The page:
Can an Estate Be Sued?

By Kay Lee

Estates, which are made of the assets of the decedent, are considered a legal entity under state law. This legal entity is designed to conclude the decedent's financial affairs and transfer his property to his beneficiaries and heirs. State law governs estate and litigation rules; therefore, it is important to seek the advice of legal counsel in order to comply with any special rules. For example, in response to the recent foreclosure epidemic, Wyoming recently passed a law governing the foreclosure process when the homeowner has died.

Estates, which are made of the assets of the decedent, are considered a legal entity under state law. This legal entity is designed to conclude the decedent's financial affairs and transfer his property to his beneficiaries and heirs. State law governs estate and litigation rules; therefore, it is important to seek the advice of legal counsel in order to comply with any special rules. For example, in response to the recent foreclosure epidemic, Wyoming recently passed a law governing the foreclosure process when the homeowner has died.

Lawsuits by Beneficiaries

Estates themselves can be sued for a variety of reasons during the administration of the estate. Beneficiaries and heirs may view the expenses and costs of administering the estate as unreasonable, which can be a cause to sue the estate or executor. Beneficiaries and heirs may also bring a case against an executor who engages in other wrongdoing, such as taking money from the estate or not following the will's instructions.

Protect your loved ones by a legally binding will. Make a Will Online Now

Lawsuits by Creditors

Creditors can also make claims against the estate for outstanding amounts owed. They must follow state law, which may require making a claim against the estate in probate court prior to filing a lawsuit. Moreover, who incurred the debt may affect how the suit is filed. States like California differentiate between debts incurred by the decedent and debts incurred by the executor administering the estate.

Continuation of a Case Against the Decedent

Sometimes an estate becomes implicated in a case because the decedent died as the matter is going through the courts. When this occurs, the estate essentially steps into the decedent's shoes, and the estate cannot be settled until the claims have been determined in the lawsuit. Additionally, someone can sue the decedent if his death created a claim for that individual. For example, if the decedent died in an accident that he caused and injured another person, that person generally could sue the estate.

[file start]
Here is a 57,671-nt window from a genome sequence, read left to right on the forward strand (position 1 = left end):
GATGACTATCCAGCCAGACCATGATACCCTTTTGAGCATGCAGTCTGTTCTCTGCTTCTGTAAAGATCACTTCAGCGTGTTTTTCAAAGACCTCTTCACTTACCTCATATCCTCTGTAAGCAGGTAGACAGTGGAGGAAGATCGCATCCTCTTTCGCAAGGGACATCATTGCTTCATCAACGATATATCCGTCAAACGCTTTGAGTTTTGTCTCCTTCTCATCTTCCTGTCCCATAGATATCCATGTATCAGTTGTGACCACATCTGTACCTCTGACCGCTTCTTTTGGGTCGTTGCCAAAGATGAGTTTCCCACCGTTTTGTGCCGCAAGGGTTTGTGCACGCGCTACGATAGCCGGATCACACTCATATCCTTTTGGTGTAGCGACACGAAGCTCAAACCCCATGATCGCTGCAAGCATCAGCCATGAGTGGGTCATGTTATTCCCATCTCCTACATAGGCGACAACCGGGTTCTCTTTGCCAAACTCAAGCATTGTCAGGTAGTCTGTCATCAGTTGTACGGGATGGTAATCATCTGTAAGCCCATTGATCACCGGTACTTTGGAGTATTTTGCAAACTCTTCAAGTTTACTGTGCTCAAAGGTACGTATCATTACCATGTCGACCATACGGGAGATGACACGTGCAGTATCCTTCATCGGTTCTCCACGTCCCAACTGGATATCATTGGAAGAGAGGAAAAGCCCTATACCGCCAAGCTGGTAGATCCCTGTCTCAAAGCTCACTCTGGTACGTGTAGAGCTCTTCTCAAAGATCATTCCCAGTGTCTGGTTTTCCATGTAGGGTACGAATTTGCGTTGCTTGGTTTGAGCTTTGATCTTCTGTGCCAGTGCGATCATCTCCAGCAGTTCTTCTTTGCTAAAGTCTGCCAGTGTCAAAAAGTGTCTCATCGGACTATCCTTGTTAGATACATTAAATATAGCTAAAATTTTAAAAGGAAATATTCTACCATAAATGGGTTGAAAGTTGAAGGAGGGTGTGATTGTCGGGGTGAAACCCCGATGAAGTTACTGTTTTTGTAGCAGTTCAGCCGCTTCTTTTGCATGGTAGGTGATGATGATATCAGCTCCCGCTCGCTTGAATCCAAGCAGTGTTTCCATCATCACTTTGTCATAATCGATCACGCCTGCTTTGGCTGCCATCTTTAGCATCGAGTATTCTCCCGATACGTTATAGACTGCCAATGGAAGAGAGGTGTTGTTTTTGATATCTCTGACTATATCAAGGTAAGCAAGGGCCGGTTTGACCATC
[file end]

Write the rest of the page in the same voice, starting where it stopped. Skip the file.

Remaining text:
Estates Can Initiate Cases

Not only can estates be sued, but estates can also initiate litigation. Estates are subject to the same litigation rules as other claimants. For example, the estate of the late Michael Jackson was able to sue the operators of a website for improperly selling merchandise with Jackson's likeness without permission from the estate.

Rules Applicable to Estate Litigation

Though many of the rules are the same with respect to suing an estate versus a person, some rules are different, given the nature of an estate. Many states have a shorter time period in which potential claimants can make a claim against an estate. Due to the complexities involved in litigation relating to an estate, it is imperative to consult with counsel.

Protect your loved ones by a legally binding will. Make a Will Online Now
What if a Beneficiary Steals From the Estate?

References

Related articles

What is the New Jersey Statute of Limitations for Claims Against a Decedent's Estate?

Under New Jersey law, creditors have only a limited number of months to make a claim against an estate. If a claim is made past the deadline, the estate is not responsible to pay the debt. For debtors who die without a will, the laws of intestacy impose a similar time limit for creditors to make a claim. Certain estate planning tools may be useful to avoid creditor claims and executors may negotiate or contest claims against the estate.

Can I File a Lawsuit Against a Living Trust if My Spouse Was Left Out?

The person making a trust -- a legal vehicle to manage property -- transfers assets into it for her use during her lifetime. In the trust document she specifies beneficiaries, who are to benefit from the assets at her death. A disgruntled family member can challenge the trust, but only in special circumstances will a spouse have standing to do so.

The Meaning of Denied Probate

State probate courts, sometimes known as surrogate’s courts, are charged with probating decedents’ wills. But before the probate process commences, courts must ensure that each will is legally enforceable. If a probate court finds a will to be defective or invalid, the will can be denied probate, in which case, the estate will be distributed in accordance with the state’s intestacy laws instead.

LegalZoom. Legal help is here. Start Here. Wills. Trusts. Attorney help.

Related articles

Suing the Executor of a Will

Beneficiaries named in a will may sue the executor based on the actions the executor took in managing the estate. State ...

Claims Against Wills

Few creditors write off debts because the person who owed them has died. Anyone from credit card companies to the ...

Can a Will Get an Estate Out of Probate?

State laws regarding probate procedure vary, and many states offer a streamlined procedure for very small estates. ...

When Is an Estate Considered Settled?

When a person dies, his property is gathered into an estate. The estate is formed for the purpose of settling his ...

Browse by category